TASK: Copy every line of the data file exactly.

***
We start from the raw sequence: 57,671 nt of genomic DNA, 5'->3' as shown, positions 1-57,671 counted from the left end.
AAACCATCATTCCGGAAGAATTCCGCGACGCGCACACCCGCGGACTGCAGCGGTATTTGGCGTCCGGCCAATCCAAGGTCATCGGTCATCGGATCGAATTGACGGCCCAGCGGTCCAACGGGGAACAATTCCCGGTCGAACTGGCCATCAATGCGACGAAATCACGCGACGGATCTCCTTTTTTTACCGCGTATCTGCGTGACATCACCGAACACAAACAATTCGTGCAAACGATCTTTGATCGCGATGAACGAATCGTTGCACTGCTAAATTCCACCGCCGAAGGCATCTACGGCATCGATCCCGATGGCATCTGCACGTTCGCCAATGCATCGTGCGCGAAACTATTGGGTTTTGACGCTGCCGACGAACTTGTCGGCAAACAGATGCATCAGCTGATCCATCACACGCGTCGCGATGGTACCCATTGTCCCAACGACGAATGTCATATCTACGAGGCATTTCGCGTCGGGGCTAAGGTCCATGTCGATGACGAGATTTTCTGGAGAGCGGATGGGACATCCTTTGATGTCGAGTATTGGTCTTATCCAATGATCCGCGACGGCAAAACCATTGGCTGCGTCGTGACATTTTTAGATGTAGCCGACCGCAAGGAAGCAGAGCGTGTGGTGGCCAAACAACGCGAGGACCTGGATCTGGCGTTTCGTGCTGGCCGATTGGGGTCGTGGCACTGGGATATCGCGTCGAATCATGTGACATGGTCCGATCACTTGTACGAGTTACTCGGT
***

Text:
We start from the raw sequence: 57,671 nt of genomic DNA, 5'->3' as shown, positions 1-57,671 counted from the left end.
AAACCATCATTCCGGAAGAATTCCGCGACGCGCACACCCGCGGACTGCAGCGGTATTTGGCGTCCGGCCAATCCAAGGTCATCGGTCATCGGATCGAATTGACGGCCCAGCGGTCCAACGGGGAACAATTCCCGGTCGAACTGGCCATCAATGCGACGAAATCACGCGACGGATCTCCTTTTTTTACCGCGTATCTGCGTGACATCACCGAACACAAACAATTCGTGCAAACGATCTTTGATCGCGATGAACGAATCGTTGCACTGCTAAATTCCACCGCCGAAGGCATCTACGGCATCGATCCCGATGGCATCTGCACGTTCGCCAATGCATCGTGCGCGAAACTATTGGGTTTTGACGCTGCCGACGAACTTGTCGGCAAACAGATGCATCAGCTGATCCATCACACGCGTCGCGATGGTACCCATTGTCCCAACGACGAATGTCATATCTACGAGGCATTTCGCGTCGGGGCTAAGGTCCATGTCGATGACGAGATTTTCTGGAGAGCGGATGGGACATCCTTTGATGTCGAGTATTGGTCTTATCCAATGATCCGCGACGGCAAAACCATTGGCTGCGTCGTGACATTTTTAGATGTAGCCGACCGCAAGGAAGCAGAGCGTGTGGTGGCCAAACAACGCGAGGACCTGGATCTGGCGTTTCGTGCTGGCCGATTGGGGTCGTGGCACTGGGATATCGCGTCGAATCATGTGACATGGTCCGATCACTTGTACGAGTTACTCGGT